FRANKFURT – There is a common misconception that the euro area is a monetary union without a political union. But this reflects a deep misunderstanding of what monetary union means. Monetary union is possible only because of the substantial integration already achieved among European Union countries – and sharing a single currency deepens that integration.
If European monetary union has proved more resilient than many thought, it is only because those who doubted it misjudged this political dimension. They underestimated the ties among its members, how much they had collectively invested, and their willingness to come together to solve common problems when it mattered most.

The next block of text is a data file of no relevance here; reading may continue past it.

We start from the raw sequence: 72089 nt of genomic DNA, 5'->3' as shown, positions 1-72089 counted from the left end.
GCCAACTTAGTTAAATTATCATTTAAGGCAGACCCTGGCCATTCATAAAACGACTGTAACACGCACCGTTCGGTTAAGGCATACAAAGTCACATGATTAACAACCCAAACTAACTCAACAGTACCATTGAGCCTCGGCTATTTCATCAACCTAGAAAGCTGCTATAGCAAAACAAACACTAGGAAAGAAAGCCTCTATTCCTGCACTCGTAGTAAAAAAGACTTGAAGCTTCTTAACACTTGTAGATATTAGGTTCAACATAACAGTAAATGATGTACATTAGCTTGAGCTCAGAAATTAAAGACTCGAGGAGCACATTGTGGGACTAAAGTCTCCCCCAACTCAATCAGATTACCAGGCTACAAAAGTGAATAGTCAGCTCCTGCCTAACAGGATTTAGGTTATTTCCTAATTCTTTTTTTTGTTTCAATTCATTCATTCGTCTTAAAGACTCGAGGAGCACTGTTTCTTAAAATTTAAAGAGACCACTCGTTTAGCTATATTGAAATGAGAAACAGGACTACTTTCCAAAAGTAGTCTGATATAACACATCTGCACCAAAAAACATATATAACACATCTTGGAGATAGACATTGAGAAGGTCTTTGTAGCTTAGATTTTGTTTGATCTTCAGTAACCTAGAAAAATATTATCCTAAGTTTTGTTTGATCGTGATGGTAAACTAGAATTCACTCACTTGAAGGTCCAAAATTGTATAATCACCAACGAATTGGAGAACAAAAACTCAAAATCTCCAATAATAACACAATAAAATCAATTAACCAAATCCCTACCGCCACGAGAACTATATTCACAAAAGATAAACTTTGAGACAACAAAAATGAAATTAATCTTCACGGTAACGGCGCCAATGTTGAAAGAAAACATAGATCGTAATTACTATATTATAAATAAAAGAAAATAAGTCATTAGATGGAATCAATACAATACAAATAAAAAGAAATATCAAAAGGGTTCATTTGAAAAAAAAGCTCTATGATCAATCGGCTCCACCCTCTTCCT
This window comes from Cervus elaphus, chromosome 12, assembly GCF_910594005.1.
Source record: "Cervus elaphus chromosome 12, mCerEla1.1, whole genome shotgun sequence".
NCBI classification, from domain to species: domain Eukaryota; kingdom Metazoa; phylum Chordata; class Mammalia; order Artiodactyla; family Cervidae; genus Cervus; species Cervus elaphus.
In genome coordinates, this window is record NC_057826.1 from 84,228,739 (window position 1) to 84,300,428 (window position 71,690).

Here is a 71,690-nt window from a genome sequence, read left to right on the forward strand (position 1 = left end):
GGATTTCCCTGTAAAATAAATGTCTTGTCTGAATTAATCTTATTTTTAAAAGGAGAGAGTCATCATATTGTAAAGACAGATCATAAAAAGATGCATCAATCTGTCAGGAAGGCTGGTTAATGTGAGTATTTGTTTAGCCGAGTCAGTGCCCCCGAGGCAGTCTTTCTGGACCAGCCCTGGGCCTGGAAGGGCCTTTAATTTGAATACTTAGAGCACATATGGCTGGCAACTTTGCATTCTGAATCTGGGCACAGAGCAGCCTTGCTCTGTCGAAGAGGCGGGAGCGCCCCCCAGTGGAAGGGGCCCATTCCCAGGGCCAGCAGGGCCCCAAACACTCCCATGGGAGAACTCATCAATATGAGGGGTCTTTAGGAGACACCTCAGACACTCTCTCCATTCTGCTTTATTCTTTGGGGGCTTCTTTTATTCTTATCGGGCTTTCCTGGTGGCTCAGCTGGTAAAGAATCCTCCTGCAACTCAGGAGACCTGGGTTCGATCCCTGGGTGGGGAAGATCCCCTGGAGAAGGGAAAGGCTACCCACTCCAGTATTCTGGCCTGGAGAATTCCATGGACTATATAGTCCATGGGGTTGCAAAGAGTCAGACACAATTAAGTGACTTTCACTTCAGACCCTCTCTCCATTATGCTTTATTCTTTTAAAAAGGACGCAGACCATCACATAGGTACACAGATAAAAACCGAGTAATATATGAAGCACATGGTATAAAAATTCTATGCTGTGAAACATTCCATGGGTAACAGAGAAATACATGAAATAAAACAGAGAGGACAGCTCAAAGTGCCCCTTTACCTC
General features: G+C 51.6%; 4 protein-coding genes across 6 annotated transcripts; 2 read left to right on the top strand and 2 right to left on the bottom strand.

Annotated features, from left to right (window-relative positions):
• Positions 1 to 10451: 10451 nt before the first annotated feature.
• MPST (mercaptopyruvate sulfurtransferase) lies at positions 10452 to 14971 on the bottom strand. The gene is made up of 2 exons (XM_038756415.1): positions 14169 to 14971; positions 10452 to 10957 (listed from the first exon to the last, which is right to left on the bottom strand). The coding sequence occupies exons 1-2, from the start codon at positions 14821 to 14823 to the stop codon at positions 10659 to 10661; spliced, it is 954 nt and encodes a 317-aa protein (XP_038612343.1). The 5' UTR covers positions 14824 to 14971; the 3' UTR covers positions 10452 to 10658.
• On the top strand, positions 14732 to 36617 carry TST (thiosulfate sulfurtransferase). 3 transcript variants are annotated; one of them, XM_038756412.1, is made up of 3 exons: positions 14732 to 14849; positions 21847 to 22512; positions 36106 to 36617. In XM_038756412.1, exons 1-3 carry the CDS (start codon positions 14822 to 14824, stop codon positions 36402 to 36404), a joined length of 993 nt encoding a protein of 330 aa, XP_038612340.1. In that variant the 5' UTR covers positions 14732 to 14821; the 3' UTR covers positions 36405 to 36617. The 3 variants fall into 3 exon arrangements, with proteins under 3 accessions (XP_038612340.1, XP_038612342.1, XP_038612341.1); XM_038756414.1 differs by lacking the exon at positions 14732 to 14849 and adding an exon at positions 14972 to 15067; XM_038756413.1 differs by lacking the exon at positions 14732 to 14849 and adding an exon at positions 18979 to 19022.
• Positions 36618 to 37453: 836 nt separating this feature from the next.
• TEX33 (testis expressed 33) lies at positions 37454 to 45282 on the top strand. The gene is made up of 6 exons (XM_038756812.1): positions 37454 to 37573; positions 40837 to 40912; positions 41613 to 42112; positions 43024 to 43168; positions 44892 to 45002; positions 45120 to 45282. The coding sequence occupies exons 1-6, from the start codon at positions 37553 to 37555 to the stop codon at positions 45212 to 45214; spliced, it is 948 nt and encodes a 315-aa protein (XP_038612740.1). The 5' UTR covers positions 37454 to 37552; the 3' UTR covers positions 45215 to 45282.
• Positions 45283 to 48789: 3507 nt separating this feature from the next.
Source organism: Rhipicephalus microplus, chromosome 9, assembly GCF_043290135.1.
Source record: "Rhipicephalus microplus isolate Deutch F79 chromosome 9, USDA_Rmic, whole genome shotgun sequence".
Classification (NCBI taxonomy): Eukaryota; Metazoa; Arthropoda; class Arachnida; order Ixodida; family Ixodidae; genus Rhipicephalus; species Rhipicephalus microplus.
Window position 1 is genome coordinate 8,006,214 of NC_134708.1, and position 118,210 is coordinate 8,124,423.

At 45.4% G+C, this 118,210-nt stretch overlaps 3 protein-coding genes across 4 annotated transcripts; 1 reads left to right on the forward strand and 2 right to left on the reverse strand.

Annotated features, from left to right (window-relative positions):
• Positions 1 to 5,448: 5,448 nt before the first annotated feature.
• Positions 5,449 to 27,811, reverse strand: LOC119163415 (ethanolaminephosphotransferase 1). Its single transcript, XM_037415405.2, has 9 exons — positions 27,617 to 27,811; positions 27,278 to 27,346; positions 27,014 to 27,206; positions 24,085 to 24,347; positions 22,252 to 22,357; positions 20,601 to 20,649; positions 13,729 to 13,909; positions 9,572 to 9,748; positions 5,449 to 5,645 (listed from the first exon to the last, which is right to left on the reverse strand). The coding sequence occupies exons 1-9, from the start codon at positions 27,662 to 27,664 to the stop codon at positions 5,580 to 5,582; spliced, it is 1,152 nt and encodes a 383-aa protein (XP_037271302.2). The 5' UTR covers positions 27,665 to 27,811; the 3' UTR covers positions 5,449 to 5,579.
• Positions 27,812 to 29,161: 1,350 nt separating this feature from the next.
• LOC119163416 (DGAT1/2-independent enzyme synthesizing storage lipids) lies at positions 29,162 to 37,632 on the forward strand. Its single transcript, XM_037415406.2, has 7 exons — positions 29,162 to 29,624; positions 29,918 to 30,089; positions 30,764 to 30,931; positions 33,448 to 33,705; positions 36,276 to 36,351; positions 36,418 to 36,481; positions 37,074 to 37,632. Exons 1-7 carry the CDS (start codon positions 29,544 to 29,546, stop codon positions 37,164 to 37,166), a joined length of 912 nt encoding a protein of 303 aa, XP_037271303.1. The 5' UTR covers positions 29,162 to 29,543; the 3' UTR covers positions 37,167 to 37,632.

Yet it is also clear that our monetary union is still incomplete. This was the diagnosis offered two years ago by the so-called “Four Presidents” (the European council president in close collaboration with the presidents of the European Commission, the European Central Bank, and the Eurogroup). And, though important progress has been made in some areas, unfinished business remains in others.
But what does it mean to “complete” a monetary union? Most important, it means having conditions in place that make countries more stable and prosperous than they would be if they were not members. They have to be better off inside than they would be outside.